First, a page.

We recycle commercial paper, plastic, cardboard (OCC) and aluminum.
A used aluminum can is recycled and back on the grocery shelf as a new can, in as little as 60 days.
Used aluminum beverage cans are the most recycled item in the U.S., and other types of aluminum, such as siding, gutters, car components, storm window frames, and lawn furniture can also be recycled.
Recycling one aluminum can saves enough energy to run a TV for three hours -- or the equivalent of a half a gallon of gasoline.
More aluminum goes into beverage cans than any other product.
Because so many of them are recycled, aluminum cans account for less than 1% of the total U.S. waste stream, according to EPA estimates.
An aluminum can that is thrown away will still be a can 500 years from now!
There is no limit to the amount of times an aluminum can be recycled.
We use over 80,000,000,000 aluminum soda cans every year.
At one time, aluminum was more valuable than gold!
A 60-watt light bulb can be run for over a day on the amount of energy saved by recycling 1 pound of steel. In one year in the United States, the recycling of steel saves enough energy to heat and light 18,000,000 homes!
Americans use 2,500,000 plastic bottles every hour! Most of them are thrown away!
Plastic bags and other plastic garbage thrown into the ocean kill as many as 1,000,000 sea creatures every year!
Recycling plastic saves twice as much energy as burning it in an incinerator.
Americans throw away 25,000,000,000 Styrofoam coffee cups every year.
Every month, we throw out enough glass bottles and jars to fill up a giant skyscraper. All of these jars are recyclable!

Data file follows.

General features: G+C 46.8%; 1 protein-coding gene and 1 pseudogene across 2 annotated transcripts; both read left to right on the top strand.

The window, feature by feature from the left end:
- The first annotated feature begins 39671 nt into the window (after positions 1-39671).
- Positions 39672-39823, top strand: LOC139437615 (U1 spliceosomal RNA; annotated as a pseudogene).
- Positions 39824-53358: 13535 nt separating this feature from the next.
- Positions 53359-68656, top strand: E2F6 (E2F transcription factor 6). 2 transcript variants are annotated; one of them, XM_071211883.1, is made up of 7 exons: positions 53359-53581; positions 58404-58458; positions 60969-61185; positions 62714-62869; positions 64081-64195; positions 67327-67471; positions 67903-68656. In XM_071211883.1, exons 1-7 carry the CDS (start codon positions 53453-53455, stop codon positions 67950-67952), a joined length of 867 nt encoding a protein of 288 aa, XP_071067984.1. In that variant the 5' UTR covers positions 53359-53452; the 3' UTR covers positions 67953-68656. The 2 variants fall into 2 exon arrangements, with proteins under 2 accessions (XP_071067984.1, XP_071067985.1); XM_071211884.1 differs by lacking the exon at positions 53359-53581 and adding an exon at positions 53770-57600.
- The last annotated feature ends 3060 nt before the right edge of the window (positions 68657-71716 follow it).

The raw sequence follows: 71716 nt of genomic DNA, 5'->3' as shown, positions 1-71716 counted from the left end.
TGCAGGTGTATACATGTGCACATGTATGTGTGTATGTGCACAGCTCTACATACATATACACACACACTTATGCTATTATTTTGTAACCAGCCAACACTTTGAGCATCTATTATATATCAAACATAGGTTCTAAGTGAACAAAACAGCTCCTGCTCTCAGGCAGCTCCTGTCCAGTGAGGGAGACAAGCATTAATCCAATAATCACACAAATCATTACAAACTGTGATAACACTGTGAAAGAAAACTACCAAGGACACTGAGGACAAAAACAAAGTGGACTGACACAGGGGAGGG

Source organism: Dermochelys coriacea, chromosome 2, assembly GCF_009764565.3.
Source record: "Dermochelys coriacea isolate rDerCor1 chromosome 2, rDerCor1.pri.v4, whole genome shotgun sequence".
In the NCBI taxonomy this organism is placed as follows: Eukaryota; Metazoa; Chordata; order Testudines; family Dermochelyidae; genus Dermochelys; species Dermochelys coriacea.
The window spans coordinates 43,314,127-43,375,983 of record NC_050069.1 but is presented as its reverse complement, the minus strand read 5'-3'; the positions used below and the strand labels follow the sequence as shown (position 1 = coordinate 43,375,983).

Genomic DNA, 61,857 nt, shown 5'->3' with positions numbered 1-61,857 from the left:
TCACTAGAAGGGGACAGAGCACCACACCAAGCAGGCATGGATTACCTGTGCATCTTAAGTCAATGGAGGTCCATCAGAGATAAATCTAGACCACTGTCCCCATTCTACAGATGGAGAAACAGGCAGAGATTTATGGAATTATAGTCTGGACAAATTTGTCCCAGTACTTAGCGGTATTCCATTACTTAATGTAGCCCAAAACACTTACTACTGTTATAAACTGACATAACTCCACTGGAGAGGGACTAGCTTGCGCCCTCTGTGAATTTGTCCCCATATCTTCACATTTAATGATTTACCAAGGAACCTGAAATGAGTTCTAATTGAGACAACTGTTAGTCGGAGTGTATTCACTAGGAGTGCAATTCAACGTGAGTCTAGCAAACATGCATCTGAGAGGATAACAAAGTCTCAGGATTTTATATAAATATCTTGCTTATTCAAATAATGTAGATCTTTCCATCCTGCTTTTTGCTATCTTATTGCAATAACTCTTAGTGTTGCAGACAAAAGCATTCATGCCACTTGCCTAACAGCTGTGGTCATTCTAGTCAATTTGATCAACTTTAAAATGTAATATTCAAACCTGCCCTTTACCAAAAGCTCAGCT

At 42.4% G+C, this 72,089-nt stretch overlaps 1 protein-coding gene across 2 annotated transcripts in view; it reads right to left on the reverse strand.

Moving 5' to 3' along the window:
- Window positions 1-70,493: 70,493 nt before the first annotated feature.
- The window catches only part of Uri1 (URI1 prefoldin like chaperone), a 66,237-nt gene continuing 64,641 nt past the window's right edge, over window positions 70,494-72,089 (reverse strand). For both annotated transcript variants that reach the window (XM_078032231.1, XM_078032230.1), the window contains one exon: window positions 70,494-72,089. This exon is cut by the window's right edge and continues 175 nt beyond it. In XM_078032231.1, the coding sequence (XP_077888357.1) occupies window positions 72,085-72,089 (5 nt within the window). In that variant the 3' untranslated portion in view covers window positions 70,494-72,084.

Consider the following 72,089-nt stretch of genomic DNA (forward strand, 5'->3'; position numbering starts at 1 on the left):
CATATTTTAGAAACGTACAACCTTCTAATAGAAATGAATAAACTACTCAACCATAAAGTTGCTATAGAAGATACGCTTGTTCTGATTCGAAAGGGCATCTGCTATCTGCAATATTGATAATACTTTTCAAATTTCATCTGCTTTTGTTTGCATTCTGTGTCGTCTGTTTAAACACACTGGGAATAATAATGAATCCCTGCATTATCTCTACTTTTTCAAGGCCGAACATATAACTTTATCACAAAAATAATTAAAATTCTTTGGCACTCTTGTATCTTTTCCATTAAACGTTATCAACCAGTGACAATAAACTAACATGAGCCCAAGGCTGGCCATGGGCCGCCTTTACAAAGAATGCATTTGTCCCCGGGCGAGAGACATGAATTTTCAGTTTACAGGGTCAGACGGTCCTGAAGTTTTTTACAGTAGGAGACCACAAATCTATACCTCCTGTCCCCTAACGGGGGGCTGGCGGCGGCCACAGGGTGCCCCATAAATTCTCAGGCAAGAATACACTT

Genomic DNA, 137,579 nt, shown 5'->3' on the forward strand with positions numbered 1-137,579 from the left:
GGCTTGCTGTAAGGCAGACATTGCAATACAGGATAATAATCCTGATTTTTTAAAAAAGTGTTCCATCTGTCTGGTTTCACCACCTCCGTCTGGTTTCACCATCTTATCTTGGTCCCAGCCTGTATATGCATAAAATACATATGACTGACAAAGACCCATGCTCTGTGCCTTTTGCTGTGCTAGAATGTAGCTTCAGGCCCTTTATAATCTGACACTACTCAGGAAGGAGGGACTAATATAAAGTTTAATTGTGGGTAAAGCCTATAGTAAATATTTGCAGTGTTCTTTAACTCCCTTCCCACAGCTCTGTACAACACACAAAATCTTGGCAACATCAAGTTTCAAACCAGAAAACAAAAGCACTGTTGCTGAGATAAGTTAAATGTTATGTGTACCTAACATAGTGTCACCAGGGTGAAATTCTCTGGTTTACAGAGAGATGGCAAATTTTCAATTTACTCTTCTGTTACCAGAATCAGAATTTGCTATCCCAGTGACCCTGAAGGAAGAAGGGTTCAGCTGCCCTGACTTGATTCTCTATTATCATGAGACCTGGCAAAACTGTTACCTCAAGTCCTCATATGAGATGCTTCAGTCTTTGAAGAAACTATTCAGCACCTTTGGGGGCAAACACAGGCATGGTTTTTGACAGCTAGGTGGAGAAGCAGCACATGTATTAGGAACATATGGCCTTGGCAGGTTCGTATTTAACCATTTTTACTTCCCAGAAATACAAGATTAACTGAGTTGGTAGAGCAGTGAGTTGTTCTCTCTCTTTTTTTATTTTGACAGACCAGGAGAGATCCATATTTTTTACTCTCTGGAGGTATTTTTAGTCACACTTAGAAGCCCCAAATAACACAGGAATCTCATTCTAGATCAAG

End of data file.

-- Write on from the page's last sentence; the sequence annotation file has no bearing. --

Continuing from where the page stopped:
The energy saved from recycling one glass bottle can run a 100-watt light bulb for four hours or a compact fluorescent bulb for 20 hours. It also causes 20% less air pollution and 50% less water pollution than when a new bottle is made from raw materials.
A modern glass bottle would take 4000 years or more to decompose -- and even longer if it's in the landfill.
Mining and transporting raw materials for glass
produces about 385 pounds of waste for every ton of glass that is made. If recycled glass is substituted for half of the raw materials, the waste is cut by more than 80%.
500,000 trees must be cut down to produce each week's Sunday newspapers
Recycling a single run of the Sunday New York Times would save 75,000 trees.
If all our newspaper was recycled, we could save about 250,000,000 trees each year!
If every American recycled just one-tenth of their newspapers, we would save about 25,000,000 trees a year.
If you had a 15-year-old tree and made it into paper grocery bags, you'd get about 700 of them. A busy supermarket could use all of them in under an hour! This means in one year, one supermarket can go through over 6 million paper bags! Imagine how many supermarkets there are just in the United States!!!
The average American uses seven trees a year in paper, wood, and other products made from trees. This amounts to about 2,000,000,000 trees per year!
The amount of wood and paper we throw away each year is enough to heat 50,000,000 homes for 20 years.
Approximately 1 billion trees worth of paper are thrown away every year in the U.S.